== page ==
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Trump's Legacy: Dividing The Right, Making The American Left Great As Usual.
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OrigInfoJunkie
2021-03-28 13:39:12 UTC
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For Trump, No Conviction — But a Historic Repudiation Jonathan Bernstein
Bookmark February 14 2021, 6:30 PM February 15 2021, 12:31 AM (Bloomberg
Opinion) -- Seven Republicans joined every Senate Democrat to convict Donald
Trump at his second impeachment trial. That fell 10 votes short of the two-
thirds required. But even if 57-43 was not be enough for a conviction, it was
a strong repudiation.

Read more at: https://www.bloombergquint.com/gadfly/trump-was-not-convicted-
but-he-was-repudiated
Copyright © BloombergQuint
marika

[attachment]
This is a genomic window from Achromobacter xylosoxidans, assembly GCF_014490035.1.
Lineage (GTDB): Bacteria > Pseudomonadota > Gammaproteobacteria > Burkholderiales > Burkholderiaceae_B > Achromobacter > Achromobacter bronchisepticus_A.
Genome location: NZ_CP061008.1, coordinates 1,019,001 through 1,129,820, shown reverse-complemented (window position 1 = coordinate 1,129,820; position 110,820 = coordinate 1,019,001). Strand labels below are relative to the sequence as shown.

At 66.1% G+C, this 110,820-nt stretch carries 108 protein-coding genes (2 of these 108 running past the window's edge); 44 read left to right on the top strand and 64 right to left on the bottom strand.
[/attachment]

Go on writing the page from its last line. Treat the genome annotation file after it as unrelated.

2021-03-28 20:59:26 UTC
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For Trump, No Conviction — But a Historic Repudiation Jonathan Bernstein
Bookmark February 14 2021, 6:30 PM February 15 2021, 12:31 AM (Bloomberg
Opinion) -- Seven Republicans joined every Senate Democrat to convict Donald
Trump at his second impeachment trial. That fell 10 votes short of the two-
thirds required. But even if 57-43 was not be enough for a conviction, it was
a strong repudiation.
Read more at: https://www.bloombergquint.com/gadfly/trump-was-not-convicted-
but-he-was-repudiated
Copyright © BloombergQuint
Clipped parts of a chapter that was interesting.

“In the private sector, no firm played a bigger role in enabling Trump than Kirkland & Ellis. Trump’s affinity with the firm began just two months after his inauguration when former Kirkland partner John Eisenberg, the top lawyer for the National Security Council, and his deputy, Michael Ellis, inappropriately shared classified intelligence files with House Intelligence Committee chairman Devin Nunes (R-CA).